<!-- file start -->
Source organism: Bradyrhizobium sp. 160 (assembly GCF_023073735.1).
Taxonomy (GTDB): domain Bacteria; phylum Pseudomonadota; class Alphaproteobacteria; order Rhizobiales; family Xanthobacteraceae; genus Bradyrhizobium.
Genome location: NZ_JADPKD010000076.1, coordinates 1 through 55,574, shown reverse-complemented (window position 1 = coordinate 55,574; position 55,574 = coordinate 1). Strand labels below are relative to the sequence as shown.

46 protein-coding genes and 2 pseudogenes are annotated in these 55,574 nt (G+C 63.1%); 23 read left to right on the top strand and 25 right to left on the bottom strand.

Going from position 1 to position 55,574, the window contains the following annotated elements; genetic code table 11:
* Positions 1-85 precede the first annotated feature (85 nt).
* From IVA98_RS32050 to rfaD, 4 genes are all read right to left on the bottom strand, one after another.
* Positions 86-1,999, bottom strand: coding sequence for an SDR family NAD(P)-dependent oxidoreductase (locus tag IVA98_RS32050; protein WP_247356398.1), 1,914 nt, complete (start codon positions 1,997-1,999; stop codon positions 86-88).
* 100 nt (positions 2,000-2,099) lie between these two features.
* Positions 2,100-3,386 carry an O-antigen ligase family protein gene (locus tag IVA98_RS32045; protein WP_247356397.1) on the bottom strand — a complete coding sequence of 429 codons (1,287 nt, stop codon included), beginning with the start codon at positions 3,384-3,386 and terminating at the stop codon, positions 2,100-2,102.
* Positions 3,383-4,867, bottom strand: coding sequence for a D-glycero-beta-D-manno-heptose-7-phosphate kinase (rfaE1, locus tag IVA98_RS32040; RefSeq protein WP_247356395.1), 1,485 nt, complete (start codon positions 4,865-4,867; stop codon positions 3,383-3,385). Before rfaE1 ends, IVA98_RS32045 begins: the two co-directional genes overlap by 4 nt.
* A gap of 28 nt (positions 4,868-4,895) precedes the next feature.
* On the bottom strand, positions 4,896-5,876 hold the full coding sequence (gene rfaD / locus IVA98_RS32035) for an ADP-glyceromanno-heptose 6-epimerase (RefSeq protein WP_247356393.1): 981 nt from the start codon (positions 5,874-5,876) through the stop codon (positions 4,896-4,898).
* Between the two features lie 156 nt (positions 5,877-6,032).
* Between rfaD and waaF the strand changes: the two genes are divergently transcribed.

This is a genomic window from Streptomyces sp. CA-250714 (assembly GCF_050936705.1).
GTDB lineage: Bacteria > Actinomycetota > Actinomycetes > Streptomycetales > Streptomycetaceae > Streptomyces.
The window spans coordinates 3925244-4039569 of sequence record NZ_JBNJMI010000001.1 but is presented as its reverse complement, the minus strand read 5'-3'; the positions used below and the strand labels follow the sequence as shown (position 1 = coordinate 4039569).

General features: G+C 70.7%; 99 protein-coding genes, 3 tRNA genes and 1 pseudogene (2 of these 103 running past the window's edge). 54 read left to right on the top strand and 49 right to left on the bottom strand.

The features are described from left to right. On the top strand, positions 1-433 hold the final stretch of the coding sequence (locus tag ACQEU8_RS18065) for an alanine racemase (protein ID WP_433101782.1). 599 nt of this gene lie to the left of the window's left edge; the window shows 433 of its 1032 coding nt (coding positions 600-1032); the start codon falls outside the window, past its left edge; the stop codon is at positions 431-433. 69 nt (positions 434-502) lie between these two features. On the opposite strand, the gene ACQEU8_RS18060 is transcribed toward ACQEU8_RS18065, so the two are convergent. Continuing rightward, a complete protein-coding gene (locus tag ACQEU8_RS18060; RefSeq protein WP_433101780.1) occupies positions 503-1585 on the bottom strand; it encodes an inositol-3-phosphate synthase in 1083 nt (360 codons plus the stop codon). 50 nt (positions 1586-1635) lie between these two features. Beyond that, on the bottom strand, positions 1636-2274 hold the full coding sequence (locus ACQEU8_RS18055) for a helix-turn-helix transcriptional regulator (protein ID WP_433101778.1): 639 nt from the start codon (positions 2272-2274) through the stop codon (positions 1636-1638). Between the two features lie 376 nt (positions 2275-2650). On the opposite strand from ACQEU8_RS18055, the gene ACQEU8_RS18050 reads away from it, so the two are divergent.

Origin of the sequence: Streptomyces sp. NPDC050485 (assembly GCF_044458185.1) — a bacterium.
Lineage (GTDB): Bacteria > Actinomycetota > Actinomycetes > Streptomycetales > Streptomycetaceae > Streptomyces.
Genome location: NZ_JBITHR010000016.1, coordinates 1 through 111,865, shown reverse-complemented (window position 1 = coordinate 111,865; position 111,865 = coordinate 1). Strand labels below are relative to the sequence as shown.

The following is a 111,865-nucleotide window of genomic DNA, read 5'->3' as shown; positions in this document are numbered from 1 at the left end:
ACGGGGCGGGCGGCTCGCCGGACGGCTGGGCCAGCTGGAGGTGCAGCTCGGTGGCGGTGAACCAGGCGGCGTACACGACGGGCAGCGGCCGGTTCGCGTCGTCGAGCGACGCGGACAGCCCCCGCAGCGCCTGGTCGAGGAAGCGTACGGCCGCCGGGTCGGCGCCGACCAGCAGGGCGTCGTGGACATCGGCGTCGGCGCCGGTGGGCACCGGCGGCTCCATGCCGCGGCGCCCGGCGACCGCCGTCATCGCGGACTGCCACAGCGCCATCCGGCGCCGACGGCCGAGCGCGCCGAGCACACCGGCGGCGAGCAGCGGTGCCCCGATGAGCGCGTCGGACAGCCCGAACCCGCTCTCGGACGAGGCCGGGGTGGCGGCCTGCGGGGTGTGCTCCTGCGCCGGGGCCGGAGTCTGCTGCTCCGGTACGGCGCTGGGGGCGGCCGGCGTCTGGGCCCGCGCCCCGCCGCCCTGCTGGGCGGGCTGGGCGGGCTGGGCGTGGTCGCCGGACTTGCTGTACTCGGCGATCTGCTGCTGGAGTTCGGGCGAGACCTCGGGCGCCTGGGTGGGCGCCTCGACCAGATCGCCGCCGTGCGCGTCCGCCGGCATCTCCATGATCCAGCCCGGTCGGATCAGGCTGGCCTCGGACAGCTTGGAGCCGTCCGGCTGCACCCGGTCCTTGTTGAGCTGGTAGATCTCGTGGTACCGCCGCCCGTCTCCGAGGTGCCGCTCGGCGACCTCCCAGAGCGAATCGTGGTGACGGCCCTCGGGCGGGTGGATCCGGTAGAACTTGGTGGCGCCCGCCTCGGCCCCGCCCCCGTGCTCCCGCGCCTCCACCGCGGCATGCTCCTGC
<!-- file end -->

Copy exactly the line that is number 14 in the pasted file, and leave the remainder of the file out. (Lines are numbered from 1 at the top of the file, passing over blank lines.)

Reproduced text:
* Between the two features lie 156 nt (positions 5,877-6,032).